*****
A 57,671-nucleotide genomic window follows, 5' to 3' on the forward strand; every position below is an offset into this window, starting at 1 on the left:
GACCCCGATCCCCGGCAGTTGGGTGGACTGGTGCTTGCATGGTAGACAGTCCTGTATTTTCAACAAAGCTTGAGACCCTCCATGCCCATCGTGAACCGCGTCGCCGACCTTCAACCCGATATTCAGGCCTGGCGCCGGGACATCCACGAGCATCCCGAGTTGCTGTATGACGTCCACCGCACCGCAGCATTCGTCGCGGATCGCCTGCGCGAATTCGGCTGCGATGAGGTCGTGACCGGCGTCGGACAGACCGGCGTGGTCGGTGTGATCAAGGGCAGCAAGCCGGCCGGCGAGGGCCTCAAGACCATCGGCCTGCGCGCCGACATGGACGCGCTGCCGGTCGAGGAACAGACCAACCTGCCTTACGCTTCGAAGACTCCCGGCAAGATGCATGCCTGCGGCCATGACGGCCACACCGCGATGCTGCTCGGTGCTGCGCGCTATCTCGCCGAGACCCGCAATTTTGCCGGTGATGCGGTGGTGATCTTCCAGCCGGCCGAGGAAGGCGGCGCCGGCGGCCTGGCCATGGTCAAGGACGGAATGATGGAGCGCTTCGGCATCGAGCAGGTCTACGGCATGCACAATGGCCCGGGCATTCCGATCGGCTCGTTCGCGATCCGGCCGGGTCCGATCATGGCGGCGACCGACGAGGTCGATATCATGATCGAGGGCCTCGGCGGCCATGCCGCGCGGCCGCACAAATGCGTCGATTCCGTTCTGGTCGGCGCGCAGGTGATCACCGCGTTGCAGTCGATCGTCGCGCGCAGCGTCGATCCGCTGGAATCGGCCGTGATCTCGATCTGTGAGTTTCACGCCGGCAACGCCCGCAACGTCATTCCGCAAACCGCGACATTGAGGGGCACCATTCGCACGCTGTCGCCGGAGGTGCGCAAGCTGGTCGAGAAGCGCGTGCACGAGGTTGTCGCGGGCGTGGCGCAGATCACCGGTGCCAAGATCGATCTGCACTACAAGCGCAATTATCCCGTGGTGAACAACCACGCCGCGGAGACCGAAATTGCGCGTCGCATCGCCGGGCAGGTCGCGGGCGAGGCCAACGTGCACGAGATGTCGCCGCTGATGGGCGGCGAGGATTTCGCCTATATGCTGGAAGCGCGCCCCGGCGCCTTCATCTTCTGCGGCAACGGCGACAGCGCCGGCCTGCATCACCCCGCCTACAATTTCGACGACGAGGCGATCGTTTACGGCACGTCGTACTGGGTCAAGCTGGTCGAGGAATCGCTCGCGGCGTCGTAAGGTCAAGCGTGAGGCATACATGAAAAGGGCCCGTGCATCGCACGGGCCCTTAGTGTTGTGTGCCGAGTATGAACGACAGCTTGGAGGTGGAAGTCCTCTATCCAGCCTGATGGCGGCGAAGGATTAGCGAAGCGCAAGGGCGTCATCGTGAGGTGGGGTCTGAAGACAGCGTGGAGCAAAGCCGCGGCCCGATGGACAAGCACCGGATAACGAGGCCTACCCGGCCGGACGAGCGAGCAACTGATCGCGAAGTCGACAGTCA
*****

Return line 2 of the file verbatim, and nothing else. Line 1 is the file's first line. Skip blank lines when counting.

GACCCCGATCCCCGGCAGTTGGGTGGACTGGTGCTTGCATGGTAGACAGTCCTGTATTTTCAACAAAGCTTGAGACCCTCCATGCCCATCGTGAACCGCGTCGCCGACCTTCAACCCGATATTCAGGCCTGGCGCCGGGACATCCACGAGCATCCCGAGTTGCTGTATGACGTCCACCGCACCGCAGCATTCGTCGCGGATCGCCTGCGCGAATTCGGCTGCGATGAGGTCGTGACCGGCGTCGGACAGACCGGCGTGGTCGGTGTGATCAAGGGCAGCAAGCCGGCCGGCGAGGGCCTCAAGACCATCGGCCTGCGCGCCGACATGGACGCGCTGCCGGTCGAGGAACAGACCAACCTGCCTTACGCTTCGAAGACTCCCGGCAAGATGCATGCCTGCGGCCATGACGGCCACACCGCGATGCTGCTCGGTGCTGCGCGCTATCTCGCCGAGACCCGCAATTTTGCCGGTGATGCGGTGGTGATCTTCCAGCCGGCCGAGGAAGGCGGCGCCGGCGGCCTGGCCATGGTCAAGGACGGAATGATGGAGCGCTTCGGCATCGAGCAGGTCTACGGCATGCACAATGGCCCGGGCATTCCGATCGGCTCGTTCGCGATCCGGCCGGGTCCGATCATGGCGGCGACCGACGAGGTCGATATCATGATCGAGGGCCTCGGCGGCCATGCCGCGCGGCCGCACAAATGCGTCGATTCCGTTCTGGTCGGCGCGCAGGTGATCACCGCGTTGCAGTCGATCGTCGCGCGCAGCGTCGATCCGCTGGAATCGGCCGTGATCTCGATCTGTGAGTTTCACGCCGGCAACGCCCGCAACGTCATTCCGCAAACCGCGACATTGAGGGGCACCATTCGCACGCTGTCGCCGGAGGTGCGCAAGCTGGTCGAGAAGCGCGTGCACGAGGTTGTCGCGGGCGTGGCGCAGATCACCGGTGCCAAGATCGATCTGCACTACAAGCGCAATTATCCCGTGGTGAACAACCACGCCGCGGAGACCGAAATTGCGCGTCGCATCGCCGGGCAGGTCGCGGGCGAGGCCAACGTGCACGAGATGTCGCCGCTGATGGGCGGCGAGGATTTCGCCTATATGCTGGAAGCGCGCCCCGGCGCCTTCATCTTCTGCGGCAACGGCGACAGCGCCGGCCTGCATCACCCCGCCTACAATTTCGACGACGAGGCGATCGTTTACGGCACGTCGTACTGGGTCAAGCTGGTCGAGGAATCGCTCGCGGCGTCGTAAGGTCAAGCGTGAGGCATACATGAAAAGGGCCCGTGCATCGCACGGGCCCTTAGTGTTGTGTGCCGAGTATGAACGACAGCTTGGAGGTGGAAGTCCTCTATCCAGCCTGATGGCGGCGAAGGATTAGCGAAGCGCAAGGGCGTCATCGTGAGGTGGGGTCTGAAGACAGCGTGGAGCAAAGCCGCGGCCCGATGGACAAGCACCGGATAACGAGGCCTACCCGGCCGGACGAGCGAGCAACTGATCGCGAAGTCGACAGTCA